Tax Incentive Evaluation Law: Alabama

This page is no longer being updated. As of June 15, 2017, newer tax incentive evaluation fact sheets are available here.

To ensure that economic development tax incentives are achieving their goals effectively, many states have approved laws requiring regular, rigorous, independent evaluations of these programs. For a list of states that have passed evaluation laws since the start of 2012, click here.


S.B. 208, enacted May 12, 2016

What it does

Requires evaluation of all major tax incentives

State agencies are responsible for evaluating the tax incentives that they administer.

The Alabama Department of Revenue will develop four-year evaluation schedules so that lawmakers regularly receive information on the results of different incentive programs.

Sets standards for economic analysis

Each evaluation will determine whether an incentive has achieved its specific policy goals.

To measure economic impact, evaluations will consider whether incentives have successfully encouraged businesses to create jobs or make investments that they would not otherwise have made.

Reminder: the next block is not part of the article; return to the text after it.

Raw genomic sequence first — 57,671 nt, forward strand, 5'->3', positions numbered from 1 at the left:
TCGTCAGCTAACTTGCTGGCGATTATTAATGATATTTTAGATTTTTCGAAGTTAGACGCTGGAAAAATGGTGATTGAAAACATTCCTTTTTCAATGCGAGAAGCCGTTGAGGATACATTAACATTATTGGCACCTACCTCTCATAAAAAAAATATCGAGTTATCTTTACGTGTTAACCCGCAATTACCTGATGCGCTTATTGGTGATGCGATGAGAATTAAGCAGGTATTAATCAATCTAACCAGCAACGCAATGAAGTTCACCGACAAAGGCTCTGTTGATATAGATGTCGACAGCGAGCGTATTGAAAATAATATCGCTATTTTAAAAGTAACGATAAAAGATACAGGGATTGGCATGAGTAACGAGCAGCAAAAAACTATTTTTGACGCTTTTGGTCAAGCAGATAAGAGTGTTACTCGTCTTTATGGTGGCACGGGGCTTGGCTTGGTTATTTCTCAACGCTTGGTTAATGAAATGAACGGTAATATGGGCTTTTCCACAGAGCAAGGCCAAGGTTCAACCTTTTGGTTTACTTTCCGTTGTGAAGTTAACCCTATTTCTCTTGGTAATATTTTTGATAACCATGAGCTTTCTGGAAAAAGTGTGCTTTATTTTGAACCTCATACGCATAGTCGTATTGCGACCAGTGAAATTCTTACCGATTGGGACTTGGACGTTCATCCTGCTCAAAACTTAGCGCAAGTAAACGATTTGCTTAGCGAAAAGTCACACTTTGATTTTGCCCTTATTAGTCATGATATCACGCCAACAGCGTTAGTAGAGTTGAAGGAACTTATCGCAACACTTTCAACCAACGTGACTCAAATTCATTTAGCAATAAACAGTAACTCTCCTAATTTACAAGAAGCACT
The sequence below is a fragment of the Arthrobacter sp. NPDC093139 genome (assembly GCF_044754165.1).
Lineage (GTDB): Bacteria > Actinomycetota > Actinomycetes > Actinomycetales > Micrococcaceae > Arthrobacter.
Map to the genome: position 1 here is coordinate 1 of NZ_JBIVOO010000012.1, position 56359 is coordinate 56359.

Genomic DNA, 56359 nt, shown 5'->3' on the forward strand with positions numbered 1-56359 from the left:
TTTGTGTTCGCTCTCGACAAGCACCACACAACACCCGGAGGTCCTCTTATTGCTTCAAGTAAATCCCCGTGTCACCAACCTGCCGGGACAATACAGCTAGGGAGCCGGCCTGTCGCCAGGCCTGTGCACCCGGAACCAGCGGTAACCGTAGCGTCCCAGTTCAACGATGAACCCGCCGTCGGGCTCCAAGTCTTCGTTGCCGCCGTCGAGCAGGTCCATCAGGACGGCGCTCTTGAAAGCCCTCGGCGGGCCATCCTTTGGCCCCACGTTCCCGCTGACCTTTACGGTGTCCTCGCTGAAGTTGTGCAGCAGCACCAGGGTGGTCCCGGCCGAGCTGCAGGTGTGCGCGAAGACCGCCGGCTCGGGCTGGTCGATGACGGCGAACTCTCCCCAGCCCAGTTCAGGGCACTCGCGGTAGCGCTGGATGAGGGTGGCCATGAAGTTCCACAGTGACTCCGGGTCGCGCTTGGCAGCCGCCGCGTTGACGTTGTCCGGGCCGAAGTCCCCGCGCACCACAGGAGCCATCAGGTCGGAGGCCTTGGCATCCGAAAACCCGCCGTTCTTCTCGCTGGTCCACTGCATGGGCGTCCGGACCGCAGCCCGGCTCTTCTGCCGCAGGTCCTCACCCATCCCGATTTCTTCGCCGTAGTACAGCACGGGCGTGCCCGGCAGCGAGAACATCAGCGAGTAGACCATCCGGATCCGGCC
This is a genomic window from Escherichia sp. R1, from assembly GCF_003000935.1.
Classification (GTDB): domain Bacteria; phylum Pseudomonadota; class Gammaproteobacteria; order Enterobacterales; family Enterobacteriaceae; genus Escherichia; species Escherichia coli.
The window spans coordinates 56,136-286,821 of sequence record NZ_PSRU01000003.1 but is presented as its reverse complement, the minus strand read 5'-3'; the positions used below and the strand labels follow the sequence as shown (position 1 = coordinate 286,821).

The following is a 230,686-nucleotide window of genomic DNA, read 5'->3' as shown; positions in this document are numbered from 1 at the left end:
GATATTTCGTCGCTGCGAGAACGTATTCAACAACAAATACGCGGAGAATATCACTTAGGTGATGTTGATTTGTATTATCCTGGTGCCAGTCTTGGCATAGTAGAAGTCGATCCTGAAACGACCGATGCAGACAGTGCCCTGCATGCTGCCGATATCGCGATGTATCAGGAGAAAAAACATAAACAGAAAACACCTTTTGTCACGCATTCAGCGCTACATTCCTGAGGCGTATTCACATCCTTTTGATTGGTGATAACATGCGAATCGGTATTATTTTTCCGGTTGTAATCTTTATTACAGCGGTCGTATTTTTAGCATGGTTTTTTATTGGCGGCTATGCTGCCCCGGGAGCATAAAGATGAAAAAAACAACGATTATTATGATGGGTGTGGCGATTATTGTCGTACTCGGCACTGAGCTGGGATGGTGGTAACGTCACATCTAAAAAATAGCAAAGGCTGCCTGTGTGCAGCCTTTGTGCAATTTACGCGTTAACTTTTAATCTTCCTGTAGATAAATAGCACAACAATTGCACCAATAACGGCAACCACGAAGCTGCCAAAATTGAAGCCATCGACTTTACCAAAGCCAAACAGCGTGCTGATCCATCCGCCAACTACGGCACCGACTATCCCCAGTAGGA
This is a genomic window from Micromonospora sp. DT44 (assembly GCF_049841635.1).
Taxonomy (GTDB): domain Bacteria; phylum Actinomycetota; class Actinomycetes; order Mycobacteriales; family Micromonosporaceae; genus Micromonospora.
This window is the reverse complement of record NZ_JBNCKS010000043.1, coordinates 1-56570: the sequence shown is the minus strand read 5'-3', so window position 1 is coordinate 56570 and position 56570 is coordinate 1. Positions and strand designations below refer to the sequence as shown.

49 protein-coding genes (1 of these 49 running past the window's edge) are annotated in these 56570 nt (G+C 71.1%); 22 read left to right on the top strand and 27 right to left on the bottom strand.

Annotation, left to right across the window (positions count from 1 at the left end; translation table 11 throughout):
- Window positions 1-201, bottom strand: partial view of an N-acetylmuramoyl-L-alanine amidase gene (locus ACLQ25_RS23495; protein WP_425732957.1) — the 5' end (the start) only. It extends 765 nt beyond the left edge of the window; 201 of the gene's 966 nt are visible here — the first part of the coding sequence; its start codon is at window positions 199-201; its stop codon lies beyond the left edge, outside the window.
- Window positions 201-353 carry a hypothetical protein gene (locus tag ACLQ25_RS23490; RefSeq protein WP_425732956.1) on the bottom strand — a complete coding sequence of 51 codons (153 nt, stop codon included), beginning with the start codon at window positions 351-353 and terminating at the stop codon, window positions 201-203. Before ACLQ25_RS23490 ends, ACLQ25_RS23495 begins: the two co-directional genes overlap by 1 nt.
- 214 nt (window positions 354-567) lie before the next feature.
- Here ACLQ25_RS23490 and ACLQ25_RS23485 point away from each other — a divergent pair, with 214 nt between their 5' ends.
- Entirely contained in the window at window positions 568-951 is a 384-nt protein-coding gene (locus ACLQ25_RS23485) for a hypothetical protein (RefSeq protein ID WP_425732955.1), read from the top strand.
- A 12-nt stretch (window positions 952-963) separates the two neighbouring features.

Excerpt from Alabama’s law: Legislators use evaluations to make policy recommendations

The House Ways and Means Committees and the Senate Finance and Taxation Committees referred to in this subsection as "committees,” shall conduct hearings on the reports every odd-numbered year, to be concluded thirty days before the beginning of the Regular Session of the Legislature. The committees shall analyze and consider each economic tax incentive and shall provide a recommendation to modify, discontinue, or take no action with respect to each economic tax incentive.

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Issue Brief

This report advises states on how to design and implement tax incentive evaluation laws, so that these programs are studied regularly and rigorously and so that lawmakers can use the findings to improve economic development policy.

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